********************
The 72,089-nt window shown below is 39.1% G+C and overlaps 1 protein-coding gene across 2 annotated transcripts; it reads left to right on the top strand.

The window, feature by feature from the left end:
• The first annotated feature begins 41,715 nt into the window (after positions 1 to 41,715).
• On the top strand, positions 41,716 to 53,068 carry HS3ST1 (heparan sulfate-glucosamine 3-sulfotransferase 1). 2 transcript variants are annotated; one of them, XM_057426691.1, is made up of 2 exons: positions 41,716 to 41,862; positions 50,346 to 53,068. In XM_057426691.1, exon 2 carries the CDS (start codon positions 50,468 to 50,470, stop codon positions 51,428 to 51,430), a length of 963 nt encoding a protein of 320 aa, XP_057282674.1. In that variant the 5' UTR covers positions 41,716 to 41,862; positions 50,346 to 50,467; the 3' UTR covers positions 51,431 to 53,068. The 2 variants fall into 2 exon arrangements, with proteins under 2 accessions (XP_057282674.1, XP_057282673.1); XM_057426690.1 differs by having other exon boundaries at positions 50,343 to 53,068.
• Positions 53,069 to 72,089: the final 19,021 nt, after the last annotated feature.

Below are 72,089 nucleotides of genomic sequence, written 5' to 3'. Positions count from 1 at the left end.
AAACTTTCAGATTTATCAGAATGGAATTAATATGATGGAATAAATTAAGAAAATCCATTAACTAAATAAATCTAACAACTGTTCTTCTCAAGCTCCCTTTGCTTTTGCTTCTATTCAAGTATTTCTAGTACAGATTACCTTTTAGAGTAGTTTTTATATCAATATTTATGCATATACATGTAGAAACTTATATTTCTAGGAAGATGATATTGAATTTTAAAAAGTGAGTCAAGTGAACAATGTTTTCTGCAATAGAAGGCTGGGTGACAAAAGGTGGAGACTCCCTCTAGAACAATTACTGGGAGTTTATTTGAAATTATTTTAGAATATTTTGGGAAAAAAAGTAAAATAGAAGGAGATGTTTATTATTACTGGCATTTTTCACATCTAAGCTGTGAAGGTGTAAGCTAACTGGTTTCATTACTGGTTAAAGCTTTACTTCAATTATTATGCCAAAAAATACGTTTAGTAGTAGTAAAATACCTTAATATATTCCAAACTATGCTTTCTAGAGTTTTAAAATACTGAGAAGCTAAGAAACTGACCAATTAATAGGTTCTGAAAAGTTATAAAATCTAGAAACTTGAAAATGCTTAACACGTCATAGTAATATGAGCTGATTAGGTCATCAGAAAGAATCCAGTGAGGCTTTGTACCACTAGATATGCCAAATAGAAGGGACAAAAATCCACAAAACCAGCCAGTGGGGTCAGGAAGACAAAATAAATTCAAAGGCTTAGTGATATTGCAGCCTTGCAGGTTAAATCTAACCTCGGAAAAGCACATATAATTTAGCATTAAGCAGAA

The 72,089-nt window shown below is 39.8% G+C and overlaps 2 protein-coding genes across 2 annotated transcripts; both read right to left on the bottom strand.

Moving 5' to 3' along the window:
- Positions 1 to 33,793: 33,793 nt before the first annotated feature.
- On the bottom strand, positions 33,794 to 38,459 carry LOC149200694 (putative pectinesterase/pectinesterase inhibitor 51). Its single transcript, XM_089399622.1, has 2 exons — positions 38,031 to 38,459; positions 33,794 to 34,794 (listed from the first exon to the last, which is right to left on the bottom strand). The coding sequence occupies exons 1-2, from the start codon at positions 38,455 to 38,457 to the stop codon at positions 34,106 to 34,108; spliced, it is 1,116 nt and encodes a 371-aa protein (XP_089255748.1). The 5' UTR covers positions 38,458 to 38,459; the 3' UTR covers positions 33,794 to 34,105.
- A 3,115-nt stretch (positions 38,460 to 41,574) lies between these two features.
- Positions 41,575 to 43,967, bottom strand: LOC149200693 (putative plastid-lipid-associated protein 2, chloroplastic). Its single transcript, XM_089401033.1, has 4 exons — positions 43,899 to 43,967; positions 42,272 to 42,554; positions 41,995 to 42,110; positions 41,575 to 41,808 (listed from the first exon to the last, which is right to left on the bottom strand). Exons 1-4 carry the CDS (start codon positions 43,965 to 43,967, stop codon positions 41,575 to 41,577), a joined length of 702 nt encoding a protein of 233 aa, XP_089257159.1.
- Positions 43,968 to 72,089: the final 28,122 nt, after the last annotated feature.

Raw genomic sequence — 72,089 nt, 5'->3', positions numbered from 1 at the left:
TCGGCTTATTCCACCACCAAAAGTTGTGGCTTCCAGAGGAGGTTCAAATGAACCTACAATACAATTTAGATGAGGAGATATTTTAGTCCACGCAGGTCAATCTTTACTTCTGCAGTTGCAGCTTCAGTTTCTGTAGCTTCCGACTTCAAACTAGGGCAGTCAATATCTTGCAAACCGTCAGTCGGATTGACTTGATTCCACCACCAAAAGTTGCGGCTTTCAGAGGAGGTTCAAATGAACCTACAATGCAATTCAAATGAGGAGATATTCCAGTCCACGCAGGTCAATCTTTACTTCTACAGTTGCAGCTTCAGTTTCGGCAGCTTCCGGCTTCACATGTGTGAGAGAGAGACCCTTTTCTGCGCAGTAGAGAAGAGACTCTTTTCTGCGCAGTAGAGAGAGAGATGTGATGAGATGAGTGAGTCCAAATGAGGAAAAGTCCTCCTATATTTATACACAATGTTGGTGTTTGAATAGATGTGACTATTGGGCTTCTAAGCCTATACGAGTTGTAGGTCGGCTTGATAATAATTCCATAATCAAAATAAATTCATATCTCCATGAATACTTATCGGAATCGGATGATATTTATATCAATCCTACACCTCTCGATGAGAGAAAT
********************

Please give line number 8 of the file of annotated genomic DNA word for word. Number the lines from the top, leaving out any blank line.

The 72,089-nt window shown below is 39.8% G+C and overlaps 2 protein-coding genes across 2 annotated transcripts; both read right to left on the bottom strand.